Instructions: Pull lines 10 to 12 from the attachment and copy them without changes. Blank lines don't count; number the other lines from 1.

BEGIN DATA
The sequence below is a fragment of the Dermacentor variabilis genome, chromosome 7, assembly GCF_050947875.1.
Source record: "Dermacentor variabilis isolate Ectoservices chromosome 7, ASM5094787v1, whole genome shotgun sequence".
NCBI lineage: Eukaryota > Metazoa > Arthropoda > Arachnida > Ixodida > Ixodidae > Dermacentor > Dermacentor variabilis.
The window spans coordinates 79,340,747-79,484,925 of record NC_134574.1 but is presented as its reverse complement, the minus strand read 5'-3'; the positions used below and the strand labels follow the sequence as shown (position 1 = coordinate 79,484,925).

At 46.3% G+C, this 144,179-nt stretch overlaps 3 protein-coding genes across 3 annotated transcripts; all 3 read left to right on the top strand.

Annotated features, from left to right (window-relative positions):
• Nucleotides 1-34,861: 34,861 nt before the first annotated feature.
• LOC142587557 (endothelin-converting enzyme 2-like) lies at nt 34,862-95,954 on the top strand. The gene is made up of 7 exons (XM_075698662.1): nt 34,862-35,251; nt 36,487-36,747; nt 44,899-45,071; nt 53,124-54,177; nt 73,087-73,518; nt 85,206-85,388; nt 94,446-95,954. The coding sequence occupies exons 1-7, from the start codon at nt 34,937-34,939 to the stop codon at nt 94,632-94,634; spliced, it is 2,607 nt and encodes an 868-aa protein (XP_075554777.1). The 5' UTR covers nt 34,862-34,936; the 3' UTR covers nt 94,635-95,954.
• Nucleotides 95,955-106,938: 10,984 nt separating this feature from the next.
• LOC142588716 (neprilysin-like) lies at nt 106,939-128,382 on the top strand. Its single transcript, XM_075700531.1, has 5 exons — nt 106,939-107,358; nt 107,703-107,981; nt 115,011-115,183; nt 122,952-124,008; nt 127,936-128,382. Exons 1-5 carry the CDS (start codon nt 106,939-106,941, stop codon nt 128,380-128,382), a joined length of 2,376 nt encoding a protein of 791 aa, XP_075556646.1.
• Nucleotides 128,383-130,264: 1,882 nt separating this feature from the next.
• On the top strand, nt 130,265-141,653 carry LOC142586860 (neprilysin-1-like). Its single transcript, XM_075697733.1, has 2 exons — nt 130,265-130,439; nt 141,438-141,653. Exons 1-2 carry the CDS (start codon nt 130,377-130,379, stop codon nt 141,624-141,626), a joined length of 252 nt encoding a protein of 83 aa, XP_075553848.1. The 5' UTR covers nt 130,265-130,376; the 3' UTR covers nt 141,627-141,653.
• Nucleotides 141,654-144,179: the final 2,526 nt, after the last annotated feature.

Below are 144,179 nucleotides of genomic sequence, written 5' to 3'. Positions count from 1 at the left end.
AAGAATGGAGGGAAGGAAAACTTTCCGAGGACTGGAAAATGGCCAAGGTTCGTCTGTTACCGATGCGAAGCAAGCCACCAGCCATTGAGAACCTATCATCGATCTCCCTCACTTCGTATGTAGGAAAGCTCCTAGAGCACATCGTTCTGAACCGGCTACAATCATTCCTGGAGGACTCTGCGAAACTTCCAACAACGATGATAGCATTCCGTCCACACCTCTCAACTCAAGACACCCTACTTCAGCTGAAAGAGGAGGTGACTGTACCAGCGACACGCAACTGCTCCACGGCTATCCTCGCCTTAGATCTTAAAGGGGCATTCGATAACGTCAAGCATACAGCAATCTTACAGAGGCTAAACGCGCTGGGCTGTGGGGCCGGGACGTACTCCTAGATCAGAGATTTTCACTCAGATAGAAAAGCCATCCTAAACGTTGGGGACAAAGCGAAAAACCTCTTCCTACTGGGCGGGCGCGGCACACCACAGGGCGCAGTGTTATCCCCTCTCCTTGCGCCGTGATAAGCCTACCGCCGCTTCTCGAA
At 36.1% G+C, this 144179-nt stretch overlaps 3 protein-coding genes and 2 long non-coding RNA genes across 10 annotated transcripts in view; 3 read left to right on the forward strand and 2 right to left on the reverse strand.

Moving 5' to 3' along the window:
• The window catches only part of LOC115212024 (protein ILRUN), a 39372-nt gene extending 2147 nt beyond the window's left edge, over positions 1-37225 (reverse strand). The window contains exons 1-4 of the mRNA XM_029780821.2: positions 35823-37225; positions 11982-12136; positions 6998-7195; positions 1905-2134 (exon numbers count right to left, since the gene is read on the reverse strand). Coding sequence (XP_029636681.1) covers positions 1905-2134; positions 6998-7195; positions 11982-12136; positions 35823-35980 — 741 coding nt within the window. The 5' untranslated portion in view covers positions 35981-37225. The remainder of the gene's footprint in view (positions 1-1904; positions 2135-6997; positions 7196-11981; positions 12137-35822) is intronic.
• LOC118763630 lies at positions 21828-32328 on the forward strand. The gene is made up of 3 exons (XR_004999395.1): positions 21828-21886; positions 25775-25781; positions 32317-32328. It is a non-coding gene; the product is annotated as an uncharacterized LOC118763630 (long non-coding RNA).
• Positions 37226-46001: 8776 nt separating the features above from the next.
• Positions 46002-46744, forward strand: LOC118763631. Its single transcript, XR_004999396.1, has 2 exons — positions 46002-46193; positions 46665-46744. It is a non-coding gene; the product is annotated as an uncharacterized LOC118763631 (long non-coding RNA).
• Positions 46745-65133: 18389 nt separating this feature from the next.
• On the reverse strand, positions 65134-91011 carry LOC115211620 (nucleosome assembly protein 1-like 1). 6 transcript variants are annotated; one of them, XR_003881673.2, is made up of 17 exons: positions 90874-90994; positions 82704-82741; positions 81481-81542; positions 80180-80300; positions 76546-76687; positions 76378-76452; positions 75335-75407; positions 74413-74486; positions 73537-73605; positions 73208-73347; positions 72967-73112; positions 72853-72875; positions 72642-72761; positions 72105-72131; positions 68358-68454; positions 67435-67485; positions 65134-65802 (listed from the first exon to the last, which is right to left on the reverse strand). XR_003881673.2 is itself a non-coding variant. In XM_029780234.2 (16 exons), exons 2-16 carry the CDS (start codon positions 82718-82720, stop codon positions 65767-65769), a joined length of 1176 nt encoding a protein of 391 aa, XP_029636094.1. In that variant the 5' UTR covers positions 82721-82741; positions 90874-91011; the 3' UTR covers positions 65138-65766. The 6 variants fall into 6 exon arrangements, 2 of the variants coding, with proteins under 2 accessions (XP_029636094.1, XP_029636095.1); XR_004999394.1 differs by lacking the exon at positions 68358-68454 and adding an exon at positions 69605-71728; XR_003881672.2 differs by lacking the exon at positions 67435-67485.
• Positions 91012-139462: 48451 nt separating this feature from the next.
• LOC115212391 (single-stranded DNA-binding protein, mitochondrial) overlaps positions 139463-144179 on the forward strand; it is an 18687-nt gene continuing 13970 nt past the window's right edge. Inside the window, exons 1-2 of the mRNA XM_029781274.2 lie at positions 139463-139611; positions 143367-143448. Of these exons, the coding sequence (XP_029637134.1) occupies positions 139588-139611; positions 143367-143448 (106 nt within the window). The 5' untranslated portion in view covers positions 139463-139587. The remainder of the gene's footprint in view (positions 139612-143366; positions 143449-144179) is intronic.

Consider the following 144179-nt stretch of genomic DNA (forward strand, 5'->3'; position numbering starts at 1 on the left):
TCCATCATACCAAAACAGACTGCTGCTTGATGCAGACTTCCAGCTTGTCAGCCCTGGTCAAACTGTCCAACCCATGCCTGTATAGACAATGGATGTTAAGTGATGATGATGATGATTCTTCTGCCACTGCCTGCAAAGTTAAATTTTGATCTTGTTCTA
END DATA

• LOC142588716 (neprilysin-like) lies at nt 106,939-128,382 on the top strand. Its single transcript, XM_075700531.1, has 5 exons — nt 106,939-107,358; nt 107,703-107,981; nt 115,011-115,183; nt 122,952-124,008; nt 127,936-128,382. Exons 1-5 carry the CDS (start codon nt 106,939-106,941, stop codon nt 128,380-128,382), a joined length of 2,376 nt encoding a protein of 791 aa, XP_075556646.1.
• Nucleotides 128,383-130,264: 1,882 nt separating this feature from the next.
• On the top strand, nt 130,265-141,653 carry LOC142586860 (neprilysin-1-like). Its single transcript, XM_075697733.1, has 2 exons — nt 130,265-130,439; nt 141,438-141,653. Exons 1-2 carry the CDS (start codon nt 130,377-130,379, stop codon nt 141,624-141,626), a joined length of 252 nt encoding a protein of 83 aa, XP_075553848.1. The 5' UTR covers nt 130,265-130,376; the 3' UTR covers nt 141,627-141,653.